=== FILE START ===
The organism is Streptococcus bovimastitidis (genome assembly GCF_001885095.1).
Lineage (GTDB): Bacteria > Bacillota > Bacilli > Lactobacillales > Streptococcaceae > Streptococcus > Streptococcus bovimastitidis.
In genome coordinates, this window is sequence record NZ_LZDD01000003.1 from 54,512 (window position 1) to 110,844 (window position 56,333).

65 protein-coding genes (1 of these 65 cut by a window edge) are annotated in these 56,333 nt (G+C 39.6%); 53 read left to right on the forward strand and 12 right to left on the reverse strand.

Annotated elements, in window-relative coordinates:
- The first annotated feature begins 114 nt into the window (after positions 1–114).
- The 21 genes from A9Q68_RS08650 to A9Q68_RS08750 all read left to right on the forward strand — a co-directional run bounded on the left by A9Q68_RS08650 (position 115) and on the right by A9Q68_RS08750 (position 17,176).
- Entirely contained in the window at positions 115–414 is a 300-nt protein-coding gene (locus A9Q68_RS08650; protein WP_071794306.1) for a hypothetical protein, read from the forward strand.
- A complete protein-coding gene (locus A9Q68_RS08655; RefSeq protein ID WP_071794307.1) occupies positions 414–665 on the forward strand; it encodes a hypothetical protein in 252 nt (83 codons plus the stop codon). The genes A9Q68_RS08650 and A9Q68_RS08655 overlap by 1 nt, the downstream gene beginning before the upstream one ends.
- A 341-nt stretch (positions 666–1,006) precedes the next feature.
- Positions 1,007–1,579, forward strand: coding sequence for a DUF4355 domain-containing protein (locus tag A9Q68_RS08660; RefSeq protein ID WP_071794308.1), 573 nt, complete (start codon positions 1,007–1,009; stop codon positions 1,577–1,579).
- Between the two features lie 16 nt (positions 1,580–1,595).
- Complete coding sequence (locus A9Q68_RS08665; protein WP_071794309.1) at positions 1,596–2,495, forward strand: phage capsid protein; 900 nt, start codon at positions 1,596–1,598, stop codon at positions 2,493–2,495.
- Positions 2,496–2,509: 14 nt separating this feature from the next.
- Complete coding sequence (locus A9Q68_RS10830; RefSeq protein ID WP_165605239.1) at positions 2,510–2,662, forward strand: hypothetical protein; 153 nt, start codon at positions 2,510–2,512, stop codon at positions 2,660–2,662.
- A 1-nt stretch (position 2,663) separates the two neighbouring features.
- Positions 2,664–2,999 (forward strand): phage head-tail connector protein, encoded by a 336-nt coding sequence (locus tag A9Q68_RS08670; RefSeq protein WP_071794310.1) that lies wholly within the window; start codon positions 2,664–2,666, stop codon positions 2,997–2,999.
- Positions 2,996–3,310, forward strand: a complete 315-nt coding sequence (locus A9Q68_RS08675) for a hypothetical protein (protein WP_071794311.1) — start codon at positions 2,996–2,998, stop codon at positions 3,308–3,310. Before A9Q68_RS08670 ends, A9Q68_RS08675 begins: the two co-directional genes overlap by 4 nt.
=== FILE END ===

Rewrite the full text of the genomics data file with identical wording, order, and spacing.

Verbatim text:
The organism is Streptococcus bovimastitidis (genome assembly GCF_001885095.1).
Lineage (GTDB): Bacteria > Bacillota > Bacilli > Lactobacillales > Streptococcaceae > Streptococcus > Streptococcus bovimastitidis.
In genome coordinates, this window is sequence record NZ_LZDD01000003.1 from 54,512 (window position 1) to 110,844 (window position 56,333).

65 protein-coding genes (1 of these 65 cut by a window edge) are annotated in these 56,333 nt (G+C 39.6%); 53 read left to right on the forward strand and 12 right to left on the reverse strand.

Annotated elements, in window-relative coordinates:
- The first annotated feature begins 114 nt into the window (after positions 1–114).
- The 21 genes from A9Q68_RS08650 to A9Q68_RS08750 all read left to right on the forward strand — a co-directional run bounded on the left by A9Q68_RS08650 (position 115) and on the right by A9Q68_RS08750 (position 17,176).
- Entirely contained in the window at positions 115–414 is a 300-nt protein-coding gene (locus A9Q68_RS08650; protein WP_071794306.1) for a hypothetical protein, read from the forward strand.
- A complete protein-coding gene (locus A9Q68_RS08655; RefSeq protein ID WP_071794307.1) occupies positions 414–665 on the forward strand; it encodes a hypothetical protein in 252 nt (83 codons plus the stop codon). The genes A9Q68_RS08650 and A9Q68_RS08655 overlap by 1 nt, the downstream gene beginning before the upstream one ends.
- A 341-nt stretch (positions 666–1,006) precedes the next feature.
- Positions 1,007–1,579, forward strand: coding sequence for a DUF4355 domain-containing protein (locus tag A9Q68_RS08660; RefSeq protein ID WP_071794308.1), 573 nt, complete (start codon positions 1,007–1,009; stop codon positions 1,577–1,579).
- Between the two features lie 16 nt (positions 1,580–1,595).
- Complete coding sequence (locus A9Q68_RS08665; protein WP_071794309.1) at positions 1,596–2,495, forward strand: phage capsid protein; 900 nt, start codon at positions 1,596–1,598, stop codon at positions 2,493–2,495.
- Positions 2,496–2,509: 14 nt separating this feature from the next.
- Complete coding sequence (locus A9Q68_RS10830; RefSeq protein ID WP_165605239.1) at positions 2,510–2,662, forward strand: hypothetical protein; 153 nt, start codon at positions 2,510–2,512, stop codon at positions 2,660–2,662.
- A 1-nt stretch (position 2,663) separates the two neighbouring features.
- Positions 2,664–2,999 (forward strand): phage head-tail connector protein, encoded by a 336-nt coding sequence (locus tag A9Q68_RS08670; RefSeq protein WP_071794310.1) that lies wholly within the window; start codon positions 2,664–2,666, stop codon positions 2,997–2,999.
- Positions 2,996–3,310, forward strand: a complete 315-nt coding sequence (locus A9Q68_RS08675) for a hypothetical protein (protein WP_071794311.1) — start codon at positions 2,996–2,998, stop codon at positions 3,308–3,310. Before A9Q68_RS08670 ends, A9Q68_RS08675 begins: the two co-directional genes overlap by 4 nt.